The Complainants are Mark Livesey QC (“First Complainant”), authorised to act on behalf of the Australian Bar Association, and The New South Wales Bar Association (“Second Complainant”), both of Sydney, New South Wales, Australia, both represented by Worthy of the Name Pty Ltd, Australia.
The Respondents are Derek Minus (“First Respondent”) and Dispute Resolution Associates Pty Ltd. (“Second Respondent”), both of Turramurra, New South Wales, Australia, both represented by the First Respondent.
The disputed domain names <austbar.com.au> and <baradr.com.au> are registered with Web Address Registration Pty Ltd.
The Complaint was filed with the WIPO Arbitration and Mediation Center (the “Center”) on April 23, 2014. On April 23, 2014, the Center transmitted by email to Web Address Registration Pty Ltd a request for registrar verification in connection with the disputed domain names. On May 2, 2014, Web Address Registration Pty Ltd transmitted by email to the Center its verification response confirming that the respective Respondents are listed as the registrant and providing the contact details. In response to a notification by the Center that the Complaint was administratively deficient, the Complainants filed an amended Complaint on May 6, 2014.
The First Respondent sent an email communication, and submitted a letter, on April 28 and 30, 2014 respectively.
The Center verified that the Complaint together with the amended Complaint satisfied the formal requirements of the .au Dispute Resolution Policy (the “Policy”), the Rules for .au Dispute Resolution Policy (the “Rules”), and the WIPO Supplemental Rules for .au Domain Name Dispute Resolution Policy (the “Supplemental Rules”).
In accordance with the Rules, paragraphs 2(a) and 4(a), the Center formally notified the Respondents of the Complaint, and the proceedings commenced on May 9, 2014. In accordance with the Rules, paragraph 5(a), the due date for Response was May 29, 2014. On May 20, 2014, the Second Respondent filed a request for extension of the Response due date. On May 23, 2014, the First Respondent submitted a letter. On the same day, the Complainant objected to the Second Respondent’s request for extension of the Response due date. On May 23, 2014, the Center extended the Response due date to June 2, 2014. On May 25, 2014, the First Respondent submitted a letter. Both the First Respondent’s Response and the Second Respondent’s Response were filed with the Center on June 2, 2014.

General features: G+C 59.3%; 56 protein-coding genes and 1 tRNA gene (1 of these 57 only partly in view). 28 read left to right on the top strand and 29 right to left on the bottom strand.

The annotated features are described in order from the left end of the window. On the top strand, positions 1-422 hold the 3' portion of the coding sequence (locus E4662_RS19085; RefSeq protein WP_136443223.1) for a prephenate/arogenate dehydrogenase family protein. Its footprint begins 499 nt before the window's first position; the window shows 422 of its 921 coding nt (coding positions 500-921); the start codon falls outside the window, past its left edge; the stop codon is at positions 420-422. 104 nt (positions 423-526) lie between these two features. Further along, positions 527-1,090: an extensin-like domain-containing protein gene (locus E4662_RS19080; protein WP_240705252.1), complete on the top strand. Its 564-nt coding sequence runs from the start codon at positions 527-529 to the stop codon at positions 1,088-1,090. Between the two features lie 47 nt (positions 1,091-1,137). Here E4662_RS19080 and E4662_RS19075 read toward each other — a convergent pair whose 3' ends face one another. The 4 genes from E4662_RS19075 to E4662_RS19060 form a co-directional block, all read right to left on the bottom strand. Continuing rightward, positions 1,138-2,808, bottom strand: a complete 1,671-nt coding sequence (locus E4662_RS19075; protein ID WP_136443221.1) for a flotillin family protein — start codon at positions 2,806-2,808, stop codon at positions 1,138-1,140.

On June 16, 2014, the Respondents submitted a supplemental filing. On June 25, 2014, the Complainants submitted a supplemental filing in reply to the Respondent’s supplemental filing.
The Center appointed Michael J. Spence, Mary Padbury and Andrew F. Christie as panelists in this matter on July 21, 2014. The Panel finds that it was properly constituted. Each member of the Panel has submitted the Statement of Acceptance and Declaration of Impartiality and Independence, as required by the Center to ensure compliance with the Rules, paragraph 7.
On July 29 and 30, 2014, further email communications from the Respondents were sent to the Center. On August 15, 2014, the Respondents submitted a further supplemental filing.
The First Complainant is the President of the Australian Bar Association (the “ABA”), and is authorized to act on its behalf. The ABA was formed in 1962 and is the peak representative body for Australian barristers. It is an unincorporated association, and thus does not have legal personality under Australian law (i.e., it is not capable of holding property, suing or being sued in its own name). The First Complainant, as trustee for the ABA, is a joint owner, along with numerous other individuals, of: (i) an Australian trade mark registration for AUSTRALIAN BAR ASSOCIATION, registered from December 18, 2013; (ii) an Australian trade mark registration for ABA AUSTRALIAN BAR ASSOCIATION (with image of scales in annulus), registered from May 21, 2013; (iii) an accepted Australian trade mark application for AUSTRALIAN BAR ASSOCIATION, accepted on January 6, 2014; and (iv) an accepted, but under opposition, Australian trade mark application for AUSTBAR, accepted on August 7, 2013.
The Second Complainant is a voluntary association of practicing barristers and an Australian public company limited by guarantee. On April 12, 2011, the Second Complainant registered the business name BARADR. The ABA states that it represents the Second Complainant (and its members) at the national level.
The First Respondent is a barrister-at-law who has been practicing in Australia for over 22 years. Called to the Bar in 1991, he was accredited as a mediator in 1992 and qualified as a Chartered Arbitrator in 2002. The First Respondent is the registrant of the disputed domain name <baradr.com.au>, which was registered on March 18, 2011. Neither the amended Complaint nor the First Respondent’s Response make fully clear to what use, exactly, that disputed domain name has been put since registration. The amended Complaint simply states that the First Respondent placed an advertisement “promoting ABC and joint ‘profile listings’ on austbar.com.au and baradr.com.au for a fee”. The First Respondent’s Response states that “the outline of a website” was established "to provide information about ADR services offered by barristers in Australia”. As at the date of this decision, the disputed domain name <baradr.com.au> resolved to a website, the pages of which appeared to have no substantive content.